Women’s stature as a collective force

The book, mahilaavaranam is a comprehensive, analytical study describing the Telugu women’s accomplishments as makers of history. The volume analyses in great detail the women’s social consciousness in various fields, both at personal and social levels.  The editors have portrayed, in English and Telugu, the stories of 118 women who had made history in the nineteenth century. The book highlights in bold relief the numerous accomplishments of women in this period, thus invalidating the popular notion that there was no women’s history but only oppression of women.

The parallel voice in the history of the feminism of the oppressed classes

The rewriting of women’s history started with the Telangana armed fight for freedom and advanced to the rewriting of the oppressed women’s history today. This is a notable event in the history female consciousness movement. In the history of centuries-old Telugu literature, the publication of the book nalla poddu [Dark Dawn], delineating the history of the oppressed class of women at this stage is significant. This history-making work caused the present feminist movement to take a harder look at their parameters, which were preset knowingly or unknowingly, and pushed them toward expanding the parameters. This book could serve as a caveat for those who, until now, had believed that they were keen on only eliminating the patriarchal domination. There is no doubt that this book will be a wakeup call for all those who had constricted their work to fighting only caste-oriented, male domination.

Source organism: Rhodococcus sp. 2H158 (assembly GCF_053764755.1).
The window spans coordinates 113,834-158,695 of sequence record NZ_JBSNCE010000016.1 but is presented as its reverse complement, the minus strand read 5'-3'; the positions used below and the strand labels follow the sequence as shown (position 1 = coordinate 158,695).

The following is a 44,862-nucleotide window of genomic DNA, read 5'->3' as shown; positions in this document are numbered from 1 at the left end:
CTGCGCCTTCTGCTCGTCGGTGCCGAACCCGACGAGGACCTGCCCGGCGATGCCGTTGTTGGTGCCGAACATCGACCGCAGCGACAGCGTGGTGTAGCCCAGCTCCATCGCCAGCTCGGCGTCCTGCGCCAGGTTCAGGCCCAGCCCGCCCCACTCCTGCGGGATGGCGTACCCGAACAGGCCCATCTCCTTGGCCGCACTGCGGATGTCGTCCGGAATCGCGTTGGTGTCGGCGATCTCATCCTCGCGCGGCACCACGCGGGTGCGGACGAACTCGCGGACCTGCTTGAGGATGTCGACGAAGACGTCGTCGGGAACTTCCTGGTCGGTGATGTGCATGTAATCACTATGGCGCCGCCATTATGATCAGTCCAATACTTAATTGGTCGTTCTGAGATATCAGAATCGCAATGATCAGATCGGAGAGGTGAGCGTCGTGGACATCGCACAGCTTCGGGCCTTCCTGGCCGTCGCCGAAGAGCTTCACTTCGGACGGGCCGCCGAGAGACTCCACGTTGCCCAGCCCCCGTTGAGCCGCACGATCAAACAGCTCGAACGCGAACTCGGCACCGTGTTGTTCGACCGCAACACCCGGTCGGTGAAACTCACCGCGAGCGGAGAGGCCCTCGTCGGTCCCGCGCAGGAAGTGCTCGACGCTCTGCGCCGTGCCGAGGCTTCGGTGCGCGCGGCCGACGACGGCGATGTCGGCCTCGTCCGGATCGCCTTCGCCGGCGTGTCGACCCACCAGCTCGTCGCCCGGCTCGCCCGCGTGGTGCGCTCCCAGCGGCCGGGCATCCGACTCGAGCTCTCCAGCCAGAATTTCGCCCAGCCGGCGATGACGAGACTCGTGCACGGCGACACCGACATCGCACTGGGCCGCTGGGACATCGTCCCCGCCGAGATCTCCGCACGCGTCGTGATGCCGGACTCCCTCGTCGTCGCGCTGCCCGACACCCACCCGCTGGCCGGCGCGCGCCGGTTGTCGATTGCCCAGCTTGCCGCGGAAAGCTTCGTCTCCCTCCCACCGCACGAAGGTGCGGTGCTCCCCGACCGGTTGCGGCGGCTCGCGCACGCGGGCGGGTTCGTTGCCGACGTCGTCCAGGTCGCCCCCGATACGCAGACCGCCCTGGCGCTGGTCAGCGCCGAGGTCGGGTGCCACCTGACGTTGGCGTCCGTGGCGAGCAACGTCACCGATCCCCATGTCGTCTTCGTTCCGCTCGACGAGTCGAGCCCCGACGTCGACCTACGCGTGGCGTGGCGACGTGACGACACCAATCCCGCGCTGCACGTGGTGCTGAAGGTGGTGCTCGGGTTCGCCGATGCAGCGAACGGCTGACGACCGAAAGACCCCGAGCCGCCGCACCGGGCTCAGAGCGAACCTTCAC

More importantly, there is an urgent need to define clearly the purpose of this alternative history. We need to rebuild history from literary sources, oral narratives, and other non-traditional sources. We have to tear down the existing history; and, equally important, to create a history from various written and oral sources produced by women. Only then, we can have an authentic analogous/alternative record that is useful for future generations.

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(The Telugu original, telugunaata stri caitanyaaniki toli aanavaallu, was published in bhumika, in 2003. © Kalpana Rentala. Translated by Nidadavolu Malathi and published on thulika.net, October 2004.)